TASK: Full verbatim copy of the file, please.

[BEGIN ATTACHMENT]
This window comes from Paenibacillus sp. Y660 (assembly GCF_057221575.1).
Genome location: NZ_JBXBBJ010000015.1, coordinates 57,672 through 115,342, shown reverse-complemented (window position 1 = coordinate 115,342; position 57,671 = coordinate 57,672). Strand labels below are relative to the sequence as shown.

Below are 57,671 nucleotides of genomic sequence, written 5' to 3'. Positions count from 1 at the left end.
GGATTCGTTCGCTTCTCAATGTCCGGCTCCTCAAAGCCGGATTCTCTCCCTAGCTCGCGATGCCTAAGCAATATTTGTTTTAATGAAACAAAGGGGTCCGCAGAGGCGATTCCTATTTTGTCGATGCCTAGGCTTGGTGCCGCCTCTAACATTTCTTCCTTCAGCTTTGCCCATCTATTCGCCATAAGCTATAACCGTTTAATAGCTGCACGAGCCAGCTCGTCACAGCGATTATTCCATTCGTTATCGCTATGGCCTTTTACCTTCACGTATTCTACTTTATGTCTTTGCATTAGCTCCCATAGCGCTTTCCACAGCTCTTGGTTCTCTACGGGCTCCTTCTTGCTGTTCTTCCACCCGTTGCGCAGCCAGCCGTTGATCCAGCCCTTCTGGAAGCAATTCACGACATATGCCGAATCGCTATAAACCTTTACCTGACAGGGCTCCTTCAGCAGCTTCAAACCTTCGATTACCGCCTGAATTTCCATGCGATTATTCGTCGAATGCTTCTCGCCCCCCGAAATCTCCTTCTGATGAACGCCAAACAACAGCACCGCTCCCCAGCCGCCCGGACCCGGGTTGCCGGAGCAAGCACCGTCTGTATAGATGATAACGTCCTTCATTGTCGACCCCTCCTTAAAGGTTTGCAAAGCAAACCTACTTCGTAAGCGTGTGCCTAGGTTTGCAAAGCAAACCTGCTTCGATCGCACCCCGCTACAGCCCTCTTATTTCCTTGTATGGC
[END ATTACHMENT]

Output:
This window comes from Paenibacillus sp. Y660 (assembly GCF_057221575.1).
Genome location: NZ_JBXBBJ010000015.1, coordinates 57,672 through 115,342, shown reverse-complemented (window position 1 = coordinate 115,342; position 57,671 = coordinate 57,672). Strand labels below are relative to the sequence as shown.

Below are 57,671 nucleotides of genomic sequence, written 5' to 3'. Positions count from 1 at the left end.
GGATTCGTTCGCTTCTCAATGTCCGGCTCCTCAAAGCCGGATTCTCTCCCTAGCTCGCGATGCCTAAGCAATATTTGTTTTAATGAAACAAAGGGGTCCGCAGAGGCGATTCCTATTTTGTCGATGCCTAGGCTTGGTGCCGCCTCTAACATTTCTTCCTTCAGCTTTGCCCATCTATTCGCCATAAGCTATAACCGTTTAATAGCTGCACGAGCCAGCTCGTCACAGCGATTATTCCATTCGTTATCGCTATGGCCTTTTACCTTCACGTATTCTACTTTATGTCTTTGCATTAGCTCCCATAGCGCTTTCCACAGCTCTTGGTTCTCTACGGGCTCCTTCTTGCTGTTCTTCCACCCGTTGCGCAGCCAGCCGTTGATCCAGCCCTTCTGGAAGCAATTCACGACATATGCCGAATCGCTATAAACCTTTACCTGACAGGGCTCCTTCAGCAGCTTCAAACCTTCGATTACCGCCTGAATTTCCATGCGATTATTCGTCGAATGCTTCTCGCCCCCCGAAATCTCCTTCTGATGAACGCCAAACAACAGCACCGCTCCCCAGCCGCCCGGACCCGGGTTGCCGGAGCAAGCACCGTCTGTATAGATGATAACGTCCTTCATTGTCGACCCCTCCTTAAAGGTTTGCAAAGCAAACCTACTTCGTAAGCGTGTGCCTAGGTTTGCAAAGCAAACCTGCTTCGATCGCACCCCGCTACAGCCCTCTTATTTCCTTGTATGGC